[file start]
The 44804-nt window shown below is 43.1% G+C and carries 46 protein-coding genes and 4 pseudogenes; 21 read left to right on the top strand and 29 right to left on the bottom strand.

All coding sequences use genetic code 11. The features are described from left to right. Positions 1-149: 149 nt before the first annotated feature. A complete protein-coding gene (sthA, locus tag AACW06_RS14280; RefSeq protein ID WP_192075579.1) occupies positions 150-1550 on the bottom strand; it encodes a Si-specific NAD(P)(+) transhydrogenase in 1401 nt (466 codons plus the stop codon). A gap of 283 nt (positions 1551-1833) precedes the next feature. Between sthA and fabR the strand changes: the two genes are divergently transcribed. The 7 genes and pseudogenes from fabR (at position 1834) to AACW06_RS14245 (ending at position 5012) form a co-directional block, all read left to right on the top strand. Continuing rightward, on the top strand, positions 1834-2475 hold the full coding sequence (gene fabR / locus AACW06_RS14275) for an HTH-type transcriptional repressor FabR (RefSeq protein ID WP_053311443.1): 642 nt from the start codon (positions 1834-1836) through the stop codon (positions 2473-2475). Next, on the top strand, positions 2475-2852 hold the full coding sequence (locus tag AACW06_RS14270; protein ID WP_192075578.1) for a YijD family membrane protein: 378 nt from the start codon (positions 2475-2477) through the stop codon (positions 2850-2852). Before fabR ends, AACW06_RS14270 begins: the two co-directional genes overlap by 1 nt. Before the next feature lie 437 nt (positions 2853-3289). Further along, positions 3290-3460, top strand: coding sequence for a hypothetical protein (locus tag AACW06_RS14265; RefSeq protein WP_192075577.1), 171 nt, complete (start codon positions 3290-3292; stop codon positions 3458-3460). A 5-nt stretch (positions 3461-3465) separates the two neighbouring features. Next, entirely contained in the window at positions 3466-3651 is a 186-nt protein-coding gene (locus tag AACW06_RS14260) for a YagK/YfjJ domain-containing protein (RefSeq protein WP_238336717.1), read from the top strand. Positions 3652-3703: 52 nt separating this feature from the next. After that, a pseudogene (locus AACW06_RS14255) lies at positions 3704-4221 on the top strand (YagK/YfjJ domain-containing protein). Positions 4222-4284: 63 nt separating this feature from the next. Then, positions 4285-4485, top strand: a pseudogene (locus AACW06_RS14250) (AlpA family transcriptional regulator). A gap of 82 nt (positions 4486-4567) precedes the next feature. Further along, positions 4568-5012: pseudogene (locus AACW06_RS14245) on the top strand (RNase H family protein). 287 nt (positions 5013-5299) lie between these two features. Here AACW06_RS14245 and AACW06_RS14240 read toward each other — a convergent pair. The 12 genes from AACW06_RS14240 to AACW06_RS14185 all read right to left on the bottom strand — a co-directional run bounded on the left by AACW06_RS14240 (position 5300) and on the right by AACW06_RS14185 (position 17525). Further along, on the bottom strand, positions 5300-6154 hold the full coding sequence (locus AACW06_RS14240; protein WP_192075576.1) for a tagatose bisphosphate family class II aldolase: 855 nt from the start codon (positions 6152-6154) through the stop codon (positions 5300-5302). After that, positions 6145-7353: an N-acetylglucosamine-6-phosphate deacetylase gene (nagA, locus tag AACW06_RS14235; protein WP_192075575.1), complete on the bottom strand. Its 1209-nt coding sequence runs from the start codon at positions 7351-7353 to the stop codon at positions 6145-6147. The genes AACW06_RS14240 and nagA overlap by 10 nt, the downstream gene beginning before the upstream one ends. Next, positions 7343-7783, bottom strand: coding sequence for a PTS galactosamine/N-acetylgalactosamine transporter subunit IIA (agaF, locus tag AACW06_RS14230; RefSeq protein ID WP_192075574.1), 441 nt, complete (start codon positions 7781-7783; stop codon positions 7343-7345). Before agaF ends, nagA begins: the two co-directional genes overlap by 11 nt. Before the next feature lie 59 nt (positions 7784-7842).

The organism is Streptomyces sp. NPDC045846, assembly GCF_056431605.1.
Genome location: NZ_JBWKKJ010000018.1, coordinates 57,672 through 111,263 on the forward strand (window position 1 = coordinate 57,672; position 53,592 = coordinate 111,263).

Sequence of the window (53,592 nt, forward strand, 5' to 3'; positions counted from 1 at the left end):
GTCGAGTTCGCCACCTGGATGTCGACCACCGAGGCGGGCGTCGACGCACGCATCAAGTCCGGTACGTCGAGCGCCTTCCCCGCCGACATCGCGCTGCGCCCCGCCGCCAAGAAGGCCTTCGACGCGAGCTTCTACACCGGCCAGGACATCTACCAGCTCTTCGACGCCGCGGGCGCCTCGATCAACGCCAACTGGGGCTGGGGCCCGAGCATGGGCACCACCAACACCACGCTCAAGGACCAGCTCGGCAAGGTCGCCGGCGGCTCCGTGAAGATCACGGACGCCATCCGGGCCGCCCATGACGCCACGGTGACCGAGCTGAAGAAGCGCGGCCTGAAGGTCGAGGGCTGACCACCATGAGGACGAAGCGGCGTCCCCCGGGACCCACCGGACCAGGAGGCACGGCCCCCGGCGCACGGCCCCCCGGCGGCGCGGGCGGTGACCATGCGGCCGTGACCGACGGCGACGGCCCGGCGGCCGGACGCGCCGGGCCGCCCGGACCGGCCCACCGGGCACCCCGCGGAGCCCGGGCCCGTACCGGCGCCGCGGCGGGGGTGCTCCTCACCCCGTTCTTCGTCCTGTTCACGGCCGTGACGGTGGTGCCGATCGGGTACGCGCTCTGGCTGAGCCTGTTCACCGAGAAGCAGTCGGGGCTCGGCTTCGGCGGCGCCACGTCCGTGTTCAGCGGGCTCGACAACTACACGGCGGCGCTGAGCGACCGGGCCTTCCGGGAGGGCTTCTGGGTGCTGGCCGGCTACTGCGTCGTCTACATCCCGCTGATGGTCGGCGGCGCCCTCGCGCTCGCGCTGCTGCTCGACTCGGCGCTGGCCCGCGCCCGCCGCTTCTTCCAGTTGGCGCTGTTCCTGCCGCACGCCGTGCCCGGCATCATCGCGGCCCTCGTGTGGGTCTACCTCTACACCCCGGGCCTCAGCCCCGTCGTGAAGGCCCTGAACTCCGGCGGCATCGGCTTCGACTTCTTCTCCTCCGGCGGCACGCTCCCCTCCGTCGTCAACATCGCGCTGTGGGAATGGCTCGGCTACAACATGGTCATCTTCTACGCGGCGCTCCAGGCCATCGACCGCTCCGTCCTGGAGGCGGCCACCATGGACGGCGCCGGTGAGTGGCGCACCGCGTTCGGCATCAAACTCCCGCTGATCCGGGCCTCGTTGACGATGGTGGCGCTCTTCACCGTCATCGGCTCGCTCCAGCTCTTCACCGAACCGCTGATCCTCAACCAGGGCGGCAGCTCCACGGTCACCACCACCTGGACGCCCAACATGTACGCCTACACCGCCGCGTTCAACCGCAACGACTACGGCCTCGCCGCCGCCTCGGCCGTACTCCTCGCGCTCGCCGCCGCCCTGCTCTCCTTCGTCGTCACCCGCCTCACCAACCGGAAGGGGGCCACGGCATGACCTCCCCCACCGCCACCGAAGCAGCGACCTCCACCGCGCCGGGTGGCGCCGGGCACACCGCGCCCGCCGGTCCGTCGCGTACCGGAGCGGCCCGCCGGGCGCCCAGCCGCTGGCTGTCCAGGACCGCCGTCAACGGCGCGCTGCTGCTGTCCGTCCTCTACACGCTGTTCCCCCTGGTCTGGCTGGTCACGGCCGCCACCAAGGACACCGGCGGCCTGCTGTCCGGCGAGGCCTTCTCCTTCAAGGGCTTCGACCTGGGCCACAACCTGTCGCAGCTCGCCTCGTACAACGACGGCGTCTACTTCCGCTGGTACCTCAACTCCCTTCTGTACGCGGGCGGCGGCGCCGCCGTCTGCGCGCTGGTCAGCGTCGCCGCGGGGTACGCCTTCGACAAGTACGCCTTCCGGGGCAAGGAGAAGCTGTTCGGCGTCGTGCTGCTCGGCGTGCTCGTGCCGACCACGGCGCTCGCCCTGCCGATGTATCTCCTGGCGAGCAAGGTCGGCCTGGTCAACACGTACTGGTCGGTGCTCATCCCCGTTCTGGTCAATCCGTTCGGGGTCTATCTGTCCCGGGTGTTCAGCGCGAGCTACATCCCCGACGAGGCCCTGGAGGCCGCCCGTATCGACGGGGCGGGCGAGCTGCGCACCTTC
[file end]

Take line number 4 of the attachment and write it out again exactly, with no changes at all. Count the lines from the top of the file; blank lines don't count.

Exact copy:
Genome location: NZ_JBWKKJ010000018.1, coordinates 57,672 through 111,263 on the forward strand (window position 1 = coordinate 57,672; position 53,592 = coordinate 111,263).